If you want to know why taxes on Long Island are so high, pay attention to tax creep. It’s the $20 here and $30 there that add up to almost $1,000 in higher taxes annually.
How many times have we heard that there’s no reason to fret; the proposed increase on that new bond is only $20 per month?
That’s what taxpayers in one district heard when a new library was built. That’s another $240 a year, before they’ve even factored in their school’s operational increases. A typical 3 percent increase for a guy like me comes out to about an additional $218.
That’s on top of the extra $140 for the recent school bond that passed on the theory that it was only another $12 per month.
When Suffolk County police got their latest contract, we were told it’s only $35 more a year. This, while the town was saying its modest general fund increase was only another $18.50 a year.
The Suffolk County Water Authority is going to take a certain chemical out of its system? Rejoice, it’s only going to be an extra $80 annually. That doesn’t include the usual increases for general operations. And there’s the other county initiative floated to take another $300 annually for more “water cleaning” programs? Not to mention the $21,000 they want some to spend to replace our cesspools.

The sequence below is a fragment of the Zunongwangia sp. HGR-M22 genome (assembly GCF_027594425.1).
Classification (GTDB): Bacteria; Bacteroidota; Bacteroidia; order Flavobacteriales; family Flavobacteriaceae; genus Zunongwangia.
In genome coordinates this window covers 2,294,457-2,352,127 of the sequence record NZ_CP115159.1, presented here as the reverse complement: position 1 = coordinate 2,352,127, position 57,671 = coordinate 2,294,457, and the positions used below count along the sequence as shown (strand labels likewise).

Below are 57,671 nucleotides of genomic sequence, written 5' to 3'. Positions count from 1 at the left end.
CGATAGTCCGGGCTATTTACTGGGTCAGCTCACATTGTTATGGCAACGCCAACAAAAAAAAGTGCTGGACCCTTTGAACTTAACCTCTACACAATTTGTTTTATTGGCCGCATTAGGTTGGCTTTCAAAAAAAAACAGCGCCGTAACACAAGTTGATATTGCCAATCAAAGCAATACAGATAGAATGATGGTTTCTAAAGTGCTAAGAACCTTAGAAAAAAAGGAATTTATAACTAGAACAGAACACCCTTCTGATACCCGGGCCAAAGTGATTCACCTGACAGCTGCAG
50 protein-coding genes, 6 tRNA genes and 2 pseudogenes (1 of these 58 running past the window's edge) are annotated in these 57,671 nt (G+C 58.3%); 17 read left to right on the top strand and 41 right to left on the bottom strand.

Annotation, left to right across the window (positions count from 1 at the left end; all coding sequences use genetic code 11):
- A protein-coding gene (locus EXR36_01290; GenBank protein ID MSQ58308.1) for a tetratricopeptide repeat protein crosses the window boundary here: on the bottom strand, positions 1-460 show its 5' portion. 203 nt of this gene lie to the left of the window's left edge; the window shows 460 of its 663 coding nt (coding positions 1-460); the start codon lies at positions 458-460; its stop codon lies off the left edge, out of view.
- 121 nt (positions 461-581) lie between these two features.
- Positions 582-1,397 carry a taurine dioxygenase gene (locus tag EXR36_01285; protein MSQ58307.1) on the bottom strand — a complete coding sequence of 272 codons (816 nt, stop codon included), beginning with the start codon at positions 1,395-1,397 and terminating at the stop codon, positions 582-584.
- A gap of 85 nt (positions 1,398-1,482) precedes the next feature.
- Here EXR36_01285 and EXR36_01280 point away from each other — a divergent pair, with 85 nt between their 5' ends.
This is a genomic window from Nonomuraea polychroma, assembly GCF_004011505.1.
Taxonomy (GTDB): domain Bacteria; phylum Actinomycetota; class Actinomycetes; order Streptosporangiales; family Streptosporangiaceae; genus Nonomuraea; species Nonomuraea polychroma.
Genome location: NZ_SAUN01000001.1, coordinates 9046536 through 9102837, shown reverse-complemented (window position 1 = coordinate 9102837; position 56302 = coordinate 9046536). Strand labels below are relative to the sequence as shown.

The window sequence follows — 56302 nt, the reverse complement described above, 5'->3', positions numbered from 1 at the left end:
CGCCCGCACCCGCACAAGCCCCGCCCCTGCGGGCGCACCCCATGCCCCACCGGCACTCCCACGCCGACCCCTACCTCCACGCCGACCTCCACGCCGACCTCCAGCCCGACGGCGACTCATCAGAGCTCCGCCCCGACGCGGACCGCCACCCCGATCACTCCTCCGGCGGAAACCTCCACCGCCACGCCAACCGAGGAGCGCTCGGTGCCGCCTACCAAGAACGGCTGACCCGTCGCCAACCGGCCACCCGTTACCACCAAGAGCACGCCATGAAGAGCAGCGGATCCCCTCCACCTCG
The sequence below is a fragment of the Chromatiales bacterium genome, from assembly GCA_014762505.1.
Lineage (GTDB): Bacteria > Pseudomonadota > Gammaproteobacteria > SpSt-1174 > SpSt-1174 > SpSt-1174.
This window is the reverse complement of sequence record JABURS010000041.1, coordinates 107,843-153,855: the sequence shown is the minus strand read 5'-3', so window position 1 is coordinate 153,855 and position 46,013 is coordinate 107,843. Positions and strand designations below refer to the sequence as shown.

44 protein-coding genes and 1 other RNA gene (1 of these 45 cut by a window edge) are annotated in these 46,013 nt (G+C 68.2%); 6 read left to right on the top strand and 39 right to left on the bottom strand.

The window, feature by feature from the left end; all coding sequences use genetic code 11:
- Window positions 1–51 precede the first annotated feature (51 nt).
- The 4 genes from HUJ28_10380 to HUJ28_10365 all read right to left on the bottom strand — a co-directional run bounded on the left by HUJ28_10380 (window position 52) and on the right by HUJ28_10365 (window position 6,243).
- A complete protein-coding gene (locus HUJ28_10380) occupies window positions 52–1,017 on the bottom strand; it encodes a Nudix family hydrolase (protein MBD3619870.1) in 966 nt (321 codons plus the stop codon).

Meanwhile, New York State is giving us offshore windmills, while we continue to pay to subsidize inefficient upstate nuke plants. Another $30 a year for that. That’s on top of National Grid’s increase of $38 approved for 2020. By the way, the utility is presently asking for another hike of almost $100.
Look also to your cell phone bill, where in New York, taxes comprise 28 percent of the bill. The average is $260 per year, up from $229.
The $20 here and $30 there just added up to a whopping $813 theft from our pockets on these items alone.
Former Senate Floor Leader Everett Dirksen once said, “A billion here, a billion there, pretty soon, you’re talking about real money.” Same for the local level. $20 here. $30 there. Soon you’re talking about a grand in extra taxes and fees.
And they wonder why we are leaving?
Steve Levy is a former Suffolk County executive and current president of Common Sense Strategies.